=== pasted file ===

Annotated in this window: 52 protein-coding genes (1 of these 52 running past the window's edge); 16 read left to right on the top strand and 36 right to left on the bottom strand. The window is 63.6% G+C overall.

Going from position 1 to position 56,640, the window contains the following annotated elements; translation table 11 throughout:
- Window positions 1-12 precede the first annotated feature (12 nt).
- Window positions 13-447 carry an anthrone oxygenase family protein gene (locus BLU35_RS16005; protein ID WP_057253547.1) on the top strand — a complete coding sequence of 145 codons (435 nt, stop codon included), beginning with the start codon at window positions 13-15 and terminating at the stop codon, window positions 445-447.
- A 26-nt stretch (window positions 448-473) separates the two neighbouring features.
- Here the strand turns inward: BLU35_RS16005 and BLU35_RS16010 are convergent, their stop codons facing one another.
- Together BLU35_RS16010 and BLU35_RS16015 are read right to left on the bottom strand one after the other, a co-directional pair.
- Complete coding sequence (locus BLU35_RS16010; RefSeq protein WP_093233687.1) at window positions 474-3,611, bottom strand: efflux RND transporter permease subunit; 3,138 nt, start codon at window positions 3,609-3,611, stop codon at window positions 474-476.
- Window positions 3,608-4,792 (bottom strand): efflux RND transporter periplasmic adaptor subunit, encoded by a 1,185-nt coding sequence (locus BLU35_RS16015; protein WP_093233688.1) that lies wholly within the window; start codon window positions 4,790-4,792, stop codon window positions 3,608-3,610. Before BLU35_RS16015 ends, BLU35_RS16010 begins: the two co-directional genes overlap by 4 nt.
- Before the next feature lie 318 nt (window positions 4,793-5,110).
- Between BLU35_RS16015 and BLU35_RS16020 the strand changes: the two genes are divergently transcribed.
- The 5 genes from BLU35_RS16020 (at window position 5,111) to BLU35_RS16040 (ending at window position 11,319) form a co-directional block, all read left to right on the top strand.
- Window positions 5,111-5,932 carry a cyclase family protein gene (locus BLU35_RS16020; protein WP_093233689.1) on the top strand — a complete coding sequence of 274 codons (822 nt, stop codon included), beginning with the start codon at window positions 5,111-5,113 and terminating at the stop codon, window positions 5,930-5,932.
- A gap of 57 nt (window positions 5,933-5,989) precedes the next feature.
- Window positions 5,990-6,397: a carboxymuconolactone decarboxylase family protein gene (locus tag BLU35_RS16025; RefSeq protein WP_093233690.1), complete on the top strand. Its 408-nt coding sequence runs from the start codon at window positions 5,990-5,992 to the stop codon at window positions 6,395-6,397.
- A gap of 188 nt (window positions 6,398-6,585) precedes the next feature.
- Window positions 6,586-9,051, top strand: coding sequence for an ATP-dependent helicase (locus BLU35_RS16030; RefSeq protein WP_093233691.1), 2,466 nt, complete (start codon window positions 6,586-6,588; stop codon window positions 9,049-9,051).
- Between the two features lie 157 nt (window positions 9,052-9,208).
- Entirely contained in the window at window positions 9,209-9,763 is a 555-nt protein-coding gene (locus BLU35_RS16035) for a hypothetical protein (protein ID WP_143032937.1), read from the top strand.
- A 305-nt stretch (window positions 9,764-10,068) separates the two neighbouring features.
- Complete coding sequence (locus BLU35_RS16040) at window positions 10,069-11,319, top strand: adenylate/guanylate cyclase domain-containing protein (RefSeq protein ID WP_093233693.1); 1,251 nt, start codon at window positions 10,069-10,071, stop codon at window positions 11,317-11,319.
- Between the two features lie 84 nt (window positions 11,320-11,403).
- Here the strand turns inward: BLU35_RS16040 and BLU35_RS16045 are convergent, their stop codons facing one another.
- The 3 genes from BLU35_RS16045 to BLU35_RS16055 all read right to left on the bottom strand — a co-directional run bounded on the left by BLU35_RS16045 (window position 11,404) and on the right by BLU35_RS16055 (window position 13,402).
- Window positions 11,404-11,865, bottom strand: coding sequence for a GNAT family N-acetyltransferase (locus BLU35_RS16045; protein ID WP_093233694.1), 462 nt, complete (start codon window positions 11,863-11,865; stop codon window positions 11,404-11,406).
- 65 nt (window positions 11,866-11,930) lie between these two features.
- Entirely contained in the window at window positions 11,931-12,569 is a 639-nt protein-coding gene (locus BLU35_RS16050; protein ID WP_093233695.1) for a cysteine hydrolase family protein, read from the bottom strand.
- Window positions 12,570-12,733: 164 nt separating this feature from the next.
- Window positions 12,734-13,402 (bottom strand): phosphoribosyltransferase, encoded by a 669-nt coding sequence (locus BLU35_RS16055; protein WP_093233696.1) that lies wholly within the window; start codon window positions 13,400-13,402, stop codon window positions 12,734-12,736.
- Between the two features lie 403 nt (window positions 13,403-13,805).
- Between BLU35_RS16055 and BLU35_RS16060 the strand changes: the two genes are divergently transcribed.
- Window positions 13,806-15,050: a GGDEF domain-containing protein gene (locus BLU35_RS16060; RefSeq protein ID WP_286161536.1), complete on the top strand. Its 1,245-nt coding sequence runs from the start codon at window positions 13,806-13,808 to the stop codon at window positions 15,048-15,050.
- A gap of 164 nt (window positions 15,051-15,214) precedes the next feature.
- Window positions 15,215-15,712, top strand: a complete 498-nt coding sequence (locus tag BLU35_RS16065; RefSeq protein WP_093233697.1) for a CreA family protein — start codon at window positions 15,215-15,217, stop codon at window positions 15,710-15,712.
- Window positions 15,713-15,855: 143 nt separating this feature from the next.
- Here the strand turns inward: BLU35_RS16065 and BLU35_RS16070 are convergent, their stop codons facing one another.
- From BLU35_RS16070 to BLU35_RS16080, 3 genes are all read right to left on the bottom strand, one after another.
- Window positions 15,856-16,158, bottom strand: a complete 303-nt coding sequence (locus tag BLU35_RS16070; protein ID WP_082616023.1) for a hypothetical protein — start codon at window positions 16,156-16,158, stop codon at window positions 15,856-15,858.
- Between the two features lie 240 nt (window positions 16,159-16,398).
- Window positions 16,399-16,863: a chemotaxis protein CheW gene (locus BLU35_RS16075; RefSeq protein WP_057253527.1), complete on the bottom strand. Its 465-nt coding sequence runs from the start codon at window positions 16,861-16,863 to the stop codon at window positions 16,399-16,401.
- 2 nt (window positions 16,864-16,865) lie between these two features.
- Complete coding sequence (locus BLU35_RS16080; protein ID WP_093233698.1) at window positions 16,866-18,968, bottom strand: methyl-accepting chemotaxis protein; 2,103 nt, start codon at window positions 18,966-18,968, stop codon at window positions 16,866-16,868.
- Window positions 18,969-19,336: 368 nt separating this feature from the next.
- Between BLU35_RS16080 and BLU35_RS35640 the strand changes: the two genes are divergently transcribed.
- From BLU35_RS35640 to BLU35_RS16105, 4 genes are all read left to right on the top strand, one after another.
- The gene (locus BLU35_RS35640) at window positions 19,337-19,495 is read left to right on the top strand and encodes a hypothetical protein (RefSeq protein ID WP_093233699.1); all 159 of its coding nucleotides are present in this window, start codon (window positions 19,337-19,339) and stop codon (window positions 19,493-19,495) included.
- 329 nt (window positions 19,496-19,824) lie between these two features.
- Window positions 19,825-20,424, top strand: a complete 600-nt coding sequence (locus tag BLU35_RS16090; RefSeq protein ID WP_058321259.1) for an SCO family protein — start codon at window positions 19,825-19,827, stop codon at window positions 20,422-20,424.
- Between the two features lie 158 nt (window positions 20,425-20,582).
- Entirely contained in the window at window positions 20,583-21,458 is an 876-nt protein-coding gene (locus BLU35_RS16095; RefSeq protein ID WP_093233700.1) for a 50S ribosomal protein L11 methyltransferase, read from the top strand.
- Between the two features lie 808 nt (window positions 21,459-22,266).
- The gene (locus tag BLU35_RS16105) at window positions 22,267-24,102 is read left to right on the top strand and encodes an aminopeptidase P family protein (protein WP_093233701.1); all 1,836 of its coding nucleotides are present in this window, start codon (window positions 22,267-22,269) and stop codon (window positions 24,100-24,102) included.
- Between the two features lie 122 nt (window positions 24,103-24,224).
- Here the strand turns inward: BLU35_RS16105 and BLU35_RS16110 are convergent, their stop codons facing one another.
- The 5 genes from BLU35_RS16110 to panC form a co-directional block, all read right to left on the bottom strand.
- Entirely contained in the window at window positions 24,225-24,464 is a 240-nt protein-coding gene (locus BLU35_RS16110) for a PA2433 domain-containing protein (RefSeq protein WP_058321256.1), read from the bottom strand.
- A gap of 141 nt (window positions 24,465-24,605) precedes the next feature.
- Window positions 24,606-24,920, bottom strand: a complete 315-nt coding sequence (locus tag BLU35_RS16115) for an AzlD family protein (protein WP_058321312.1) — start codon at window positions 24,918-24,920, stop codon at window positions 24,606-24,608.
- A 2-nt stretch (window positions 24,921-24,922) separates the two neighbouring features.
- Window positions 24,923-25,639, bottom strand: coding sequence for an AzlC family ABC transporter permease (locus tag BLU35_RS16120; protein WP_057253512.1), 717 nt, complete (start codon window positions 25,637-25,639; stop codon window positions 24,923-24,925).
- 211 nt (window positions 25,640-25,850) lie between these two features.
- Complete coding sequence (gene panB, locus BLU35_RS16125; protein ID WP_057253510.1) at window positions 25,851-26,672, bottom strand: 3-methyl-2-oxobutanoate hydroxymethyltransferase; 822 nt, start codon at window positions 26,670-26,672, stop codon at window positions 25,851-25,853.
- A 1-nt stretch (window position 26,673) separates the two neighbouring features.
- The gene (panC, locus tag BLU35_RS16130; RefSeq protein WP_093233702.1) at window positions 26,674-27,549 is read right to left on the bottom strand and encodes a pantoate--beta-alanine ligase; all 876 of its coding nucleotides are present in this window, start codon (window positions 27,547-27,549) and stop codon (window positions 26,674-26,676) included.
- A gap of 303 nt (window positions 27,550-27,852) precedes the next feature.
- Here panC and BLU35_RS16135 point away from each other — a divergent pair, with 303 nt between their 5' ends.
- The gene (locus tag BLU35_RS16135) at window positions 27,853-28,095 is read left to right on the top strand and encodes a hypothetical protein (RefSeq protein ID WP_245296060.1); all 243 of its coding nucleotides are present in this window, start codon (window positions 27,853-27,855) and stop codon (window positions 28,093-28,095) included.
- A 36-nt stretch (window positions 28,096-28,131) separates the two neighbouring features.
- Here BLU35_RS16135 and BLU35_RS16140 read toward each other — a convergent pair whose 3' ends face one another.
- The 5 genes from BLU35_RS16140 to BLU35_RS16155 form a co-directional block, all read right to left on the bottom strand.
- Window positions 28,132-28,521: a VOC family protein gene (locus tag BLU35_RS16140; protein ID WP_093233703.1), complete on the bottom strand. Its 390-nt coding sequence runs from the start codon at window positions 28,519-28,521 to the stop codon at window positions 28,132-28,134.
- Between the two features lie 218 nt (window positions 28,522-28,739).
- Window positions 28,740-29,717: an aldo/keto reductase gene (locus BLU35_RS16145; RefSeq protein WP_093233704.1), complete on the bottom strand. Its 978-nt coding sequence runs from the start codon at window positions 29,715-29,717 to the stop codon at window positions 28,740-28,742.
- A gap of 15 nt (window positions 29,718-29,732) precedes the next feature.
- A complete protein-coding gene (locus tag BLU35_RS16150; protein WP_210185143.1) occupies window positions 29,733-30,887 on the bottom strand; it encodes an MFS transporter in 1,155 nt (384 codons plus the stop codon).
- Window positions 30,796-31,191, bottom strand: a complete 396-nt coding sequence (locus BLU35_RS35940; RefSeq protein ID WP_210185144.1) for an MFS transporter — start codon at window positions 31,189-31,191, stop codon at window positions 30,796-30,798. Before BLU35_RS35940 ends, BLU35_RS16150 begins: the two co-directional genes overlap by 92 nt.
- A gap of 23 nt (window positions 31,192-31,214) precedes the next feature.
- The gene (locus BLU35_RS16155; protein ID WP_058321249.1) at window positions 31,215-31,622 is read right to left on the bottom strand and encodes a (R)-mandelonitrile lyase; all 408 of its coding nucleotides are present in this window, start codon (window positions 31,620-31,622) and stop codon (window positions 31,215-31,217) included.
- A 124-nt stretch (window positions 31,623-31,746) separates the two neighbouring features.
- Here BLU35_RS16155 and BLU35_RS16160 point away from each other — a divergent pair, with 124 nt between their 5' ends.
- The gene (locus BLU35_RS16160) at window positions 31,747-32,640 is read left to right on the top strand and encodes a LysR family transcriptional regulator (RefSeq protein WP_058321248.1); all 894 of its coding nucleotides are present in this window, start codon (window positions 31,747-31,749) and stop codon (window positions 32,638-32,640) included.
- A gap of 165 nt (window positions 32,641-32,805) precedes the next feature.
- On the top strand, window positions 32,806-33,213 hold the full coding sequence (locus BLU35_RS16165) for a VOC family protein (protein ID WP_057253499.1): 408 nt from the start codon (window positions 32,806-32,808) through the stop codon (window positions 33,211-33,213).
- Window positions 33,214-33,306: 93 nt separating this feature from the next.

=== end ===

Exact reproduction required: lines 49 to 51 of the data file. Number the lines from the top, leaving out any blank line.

- Between the two features lie 158 nt (window positions 20,425-20,582).
- Entirely contained in the window at window positions 20,583-21,458 is an 876-nt protein-coding gene (locus BLU35_RS16095; RefSeq protein ID WP_093233700.1) for a 50S ribosomal protein L11 methyltransferase, read from the top strand.
- Between the two features lie 808 nt (window positions 21,459-22,266).